Computed radiography and digital radiography systems lead radiology
digitisation across Europe
17 January 2006
London, UK. Apart from improving efficiency and increasing the workflow
of radiology departments, another factor driving the digitisation of
radiographic images is the implementation of picture archiving and
communications systems (PACS). Since input into PACS is in a digital form,
hospitals and healthcare establishments need to convert their film screen
images into digital data in order to upload them into the PACS network. This
transition from analog film-based technology to digital technology is
forcing hospitals to revamp and update their radiology systems, thereby,
driving the uptake of CR and particularly DR systems.
While analog screen film X-rays have been in use since the time Roentgen
discovered X-rays, their growing use has necessitated better and faster
equipment to cater to the increase in diagnostic procedures. In meeting
these requirements, digital systems such as CR and DR reduce procedure time
and increase patient throughput. Further, digital technology speeds image
availability and also reduces image retakes and duplication costs, boosting
overall workflow and productivity.
"However, continuous price erosion and low adoption rates of PACS in some
regions are proving to be key challenges to the growth of the CR and DR
systems market in Europe," notes Frost & Sullivan Healthcare Industry
Manager Srividya Badrinarayanan. "Implementation of PACS is particularly
vital for the growth as most healthcare institutions invest in CR or DR
systems only when they have radiology information systems (RIS) or PACS
operating or plan to implement the same."
In this respect, although countries such as the United Kingdom, Germany
and France are showing keen interest in CR and DR technologies, PACS has not
been very openly welcomed by healthcare institutions in Spain and to an
extent France, due to the financial and budget constraints.
Considering the individual markets for CR and DR technologies, despite
the simultaneous growth of both the markets, the growing popularity of DR
systems is reducing the demand for CR systems. Low radiation dose during the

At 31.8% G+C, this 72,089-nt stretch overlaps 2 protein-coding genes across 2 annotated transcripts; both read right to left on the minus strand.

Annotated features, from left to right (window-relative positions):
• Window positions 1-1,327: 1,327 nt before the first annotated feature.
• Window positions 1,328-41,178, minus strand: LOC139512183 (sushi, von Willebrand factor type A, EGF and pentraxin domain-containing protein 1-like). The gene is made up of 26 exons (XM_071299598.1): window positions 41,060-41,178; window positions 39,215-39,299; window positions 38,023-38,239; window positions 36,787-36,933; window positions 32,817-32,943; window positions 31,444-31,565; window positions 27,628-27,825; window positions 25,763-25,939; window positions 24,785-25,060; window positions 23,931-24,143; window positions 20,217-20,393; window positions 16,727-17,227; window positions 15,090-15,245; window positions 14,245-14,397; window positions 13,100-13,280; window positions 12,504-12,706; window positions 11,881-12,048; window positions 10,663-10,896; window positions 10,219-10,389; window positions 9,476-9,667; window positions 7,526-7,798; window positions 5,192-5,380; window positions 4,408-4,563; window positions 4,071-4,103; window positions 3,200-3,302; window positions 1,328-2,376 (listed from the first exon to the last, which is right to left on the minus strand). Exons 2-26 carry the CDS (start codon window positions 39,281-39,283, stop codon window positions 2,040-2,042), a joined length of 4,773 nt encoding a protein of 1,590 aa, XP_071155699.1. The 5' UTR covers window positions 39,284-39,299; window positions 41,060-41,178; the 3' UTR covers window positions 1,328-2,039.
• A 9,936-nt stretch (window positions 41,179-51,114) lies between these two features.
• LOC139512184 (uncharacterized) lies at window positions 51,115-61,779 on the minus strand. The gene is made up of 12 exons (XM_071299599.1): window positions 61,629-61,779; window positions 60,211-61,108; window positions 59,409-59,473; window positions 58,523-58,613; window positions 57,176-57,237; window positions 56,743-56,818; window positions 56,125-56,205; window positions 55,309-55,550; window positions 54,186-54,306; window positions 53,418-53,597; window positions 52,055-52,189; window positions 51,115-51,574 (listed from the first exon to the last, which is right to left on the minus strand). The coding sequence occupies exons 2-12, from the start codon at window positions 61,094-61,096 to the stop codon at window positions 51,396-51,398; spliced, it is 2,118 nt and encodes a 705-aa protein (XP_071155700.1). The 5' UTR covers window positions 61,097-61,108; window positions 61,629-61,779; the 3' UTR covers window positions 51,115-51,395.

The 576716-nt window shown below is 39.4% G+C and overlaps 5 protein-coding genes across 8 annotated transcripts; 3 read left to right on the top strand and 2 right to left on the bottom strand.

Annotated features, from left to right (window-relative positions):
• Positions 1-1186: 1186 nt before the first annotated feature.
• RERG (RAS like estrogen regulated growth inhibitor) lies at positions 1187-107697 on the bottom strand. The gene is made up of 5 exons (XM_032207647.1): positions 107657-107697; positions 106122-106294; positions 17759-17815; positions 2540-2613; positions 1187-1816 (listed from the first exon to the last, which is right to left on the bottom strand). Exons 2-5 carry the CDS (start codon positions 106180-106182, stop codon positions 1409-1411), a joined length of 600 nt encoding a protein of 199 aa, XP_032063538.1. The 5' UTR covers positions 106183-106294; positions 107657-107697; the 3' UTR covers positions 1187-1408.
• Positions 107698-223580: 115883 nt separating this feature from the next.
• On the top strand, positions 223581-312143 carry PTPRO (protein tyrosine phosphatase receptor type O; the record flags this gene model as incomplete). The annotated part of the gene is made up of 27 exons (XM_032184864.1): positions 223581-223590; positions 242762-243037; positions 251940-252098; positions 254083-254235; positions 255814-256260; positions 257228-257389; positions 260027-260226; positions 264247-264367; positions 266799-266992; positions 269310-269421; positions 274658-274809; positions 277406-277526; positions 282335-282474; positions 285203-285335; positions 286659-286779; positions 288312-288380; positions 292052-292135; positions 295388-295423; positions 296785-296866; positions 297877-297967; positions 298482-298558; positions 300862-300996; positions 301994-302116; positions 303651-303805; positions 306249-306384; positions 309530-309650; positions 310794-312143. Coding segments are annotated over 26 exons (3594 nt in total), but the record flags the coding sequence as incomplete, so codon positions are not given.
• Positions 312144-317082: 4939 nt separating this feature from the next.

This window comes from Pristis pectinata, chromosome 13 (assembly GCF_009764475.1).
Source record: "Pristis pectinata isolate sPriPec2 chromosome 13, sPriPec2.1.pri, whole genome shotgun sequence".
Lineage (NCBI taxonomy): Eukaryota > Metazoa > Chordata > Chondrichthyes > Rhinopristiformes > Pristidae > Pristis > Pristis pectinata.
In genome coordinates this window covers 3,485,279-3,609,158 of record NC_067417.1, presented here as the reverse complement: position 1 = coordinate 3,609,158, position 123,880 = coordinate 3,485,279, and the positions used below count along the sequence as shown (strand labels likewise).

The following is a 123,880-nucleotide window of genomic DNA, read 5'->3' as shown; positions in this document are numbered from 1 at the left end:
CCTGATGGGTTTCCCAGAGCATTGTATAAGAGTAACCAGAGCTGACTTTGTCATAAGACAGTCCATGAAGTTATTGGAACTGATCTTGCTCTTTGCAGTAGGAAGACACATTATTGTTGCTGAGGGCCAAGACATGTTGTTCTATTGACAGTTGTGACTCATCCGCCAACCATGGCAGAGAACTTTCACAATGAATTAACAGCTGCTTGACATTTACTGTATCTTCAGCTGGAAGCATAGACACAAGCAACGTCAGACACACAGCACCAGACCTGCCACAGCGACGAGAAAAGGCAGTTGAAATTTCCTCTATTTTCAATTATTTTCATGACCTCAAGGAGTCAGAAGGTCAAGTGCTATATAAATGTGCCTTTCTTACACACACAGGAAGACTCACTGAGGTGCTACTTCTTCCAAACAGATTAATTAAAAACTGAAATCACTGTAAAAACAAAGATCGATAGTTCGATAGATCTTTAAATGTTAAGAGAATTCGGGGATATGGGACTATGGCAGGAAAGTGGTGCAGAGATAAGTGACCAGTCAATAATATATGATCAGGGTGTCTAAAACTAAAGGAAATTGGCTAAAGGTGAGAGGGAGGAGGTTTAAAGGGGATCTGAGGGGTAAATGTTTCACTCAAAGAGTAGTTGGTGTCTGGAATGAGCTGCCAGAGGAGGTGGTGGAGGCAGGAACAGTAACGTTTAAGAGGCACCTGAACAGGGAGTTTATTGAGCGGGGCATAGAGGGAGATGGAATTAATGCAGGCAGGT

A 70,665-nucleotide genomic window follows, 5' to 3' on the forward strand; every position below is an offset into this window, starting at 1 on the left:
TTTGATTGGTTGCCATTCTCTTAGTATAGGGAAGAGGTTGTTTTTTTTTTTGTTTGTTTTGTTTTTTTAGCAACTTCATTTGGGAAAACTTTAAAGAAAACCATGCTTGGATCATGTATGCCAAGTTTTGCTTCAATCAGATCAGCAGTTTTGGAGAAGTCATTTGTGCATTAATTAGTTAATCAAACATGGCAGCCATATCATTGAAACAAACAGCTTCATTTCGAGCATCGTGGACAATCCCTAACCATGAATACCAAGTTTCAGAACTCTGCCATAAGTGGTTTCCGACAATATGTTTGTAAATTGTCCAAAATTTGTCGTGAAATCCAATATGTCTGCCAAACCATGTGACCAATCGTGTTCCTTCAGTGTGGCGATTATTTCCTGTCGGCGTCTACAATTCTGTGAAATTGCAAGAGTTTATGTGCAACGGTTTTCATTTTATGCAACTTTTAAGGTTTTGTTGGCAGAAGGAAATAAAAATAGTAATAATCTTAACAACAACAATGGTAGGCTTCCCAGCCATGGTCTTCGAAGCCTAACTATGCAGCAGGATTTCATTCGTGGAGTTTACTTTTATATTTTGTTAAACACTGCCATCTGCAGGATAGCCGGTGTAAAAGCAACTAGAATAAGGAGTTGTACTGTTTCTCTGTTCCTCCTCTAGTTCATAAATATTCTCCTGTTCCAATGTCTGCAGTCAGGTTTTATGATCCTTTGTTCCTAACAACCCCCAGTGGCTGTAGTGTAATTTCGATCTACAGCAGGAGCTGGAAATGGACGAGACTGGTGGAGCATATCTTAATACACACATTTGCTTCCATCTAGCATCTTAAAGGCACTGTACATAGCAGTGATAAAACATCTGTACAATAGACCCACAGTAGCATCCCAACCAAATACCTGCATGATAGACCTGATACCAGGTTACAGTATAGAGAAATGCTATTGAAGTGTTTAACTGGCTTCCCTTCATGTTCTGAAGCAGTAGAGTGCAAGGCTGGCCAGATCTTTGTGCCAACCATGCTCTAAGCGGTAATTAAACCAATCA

X-ray procedure combined with superior image quality make DR systems highly
sought after, especially among institutions that are concerned about the
radiation dose given to patients. Also, as there is no manual labour
involved, the time taken for obtaining the digital display is very less and
this increases the total patient throughput, thus profiting the radiology
Nevertheless, with their higher prices and maintenance costs, DR systems
prove to be expensive in cases where there are lesser number of procedures
to be performed. In such cases, customers show a preference for CR systems,
especially smaller imaging centres and private physicians who do not have
access to substantial finances.
The European CR systems market was valued at $261.9 million for 2005 and
is expected to reach $322.9 million in 2010. Although the market shows good
growth potential in countries such as Spain, Italy and the United Kingdom,
it has reached saturation in other large countries such as France and the
Scandinavia, where the market for CR systems has now become more of a
Revenues in the European DR systems market on the other hand were valued
at $165.0 million in 2005 and could reach $318.6 million in 2010. Germany
ranks top in the DR systems market with a 23.0 per cent share of the total
European market followed by Scandinavia with 18.0 per cent and the United
Kingdom with 16.0 per cent.
"Though there is major drive to convert analog screen film into digital
form using CR and DR systems, the market, especially for CR systems is
experiencing continuous price erosion, thereby making it difficult for the
industry participants to sustain their profitability," says Ms.
Badrinarayanan." Hence, vendors will have to chalk out appropriate pricing
plan for their digital systems and create more awareness on the advantages
of the digital systems and network, while also focusing on developing
clinical performance of the system and bundling it with PACS/RIS.
Email Radhika Menon Theodore, Corporate Communications, Frost & Sullivan,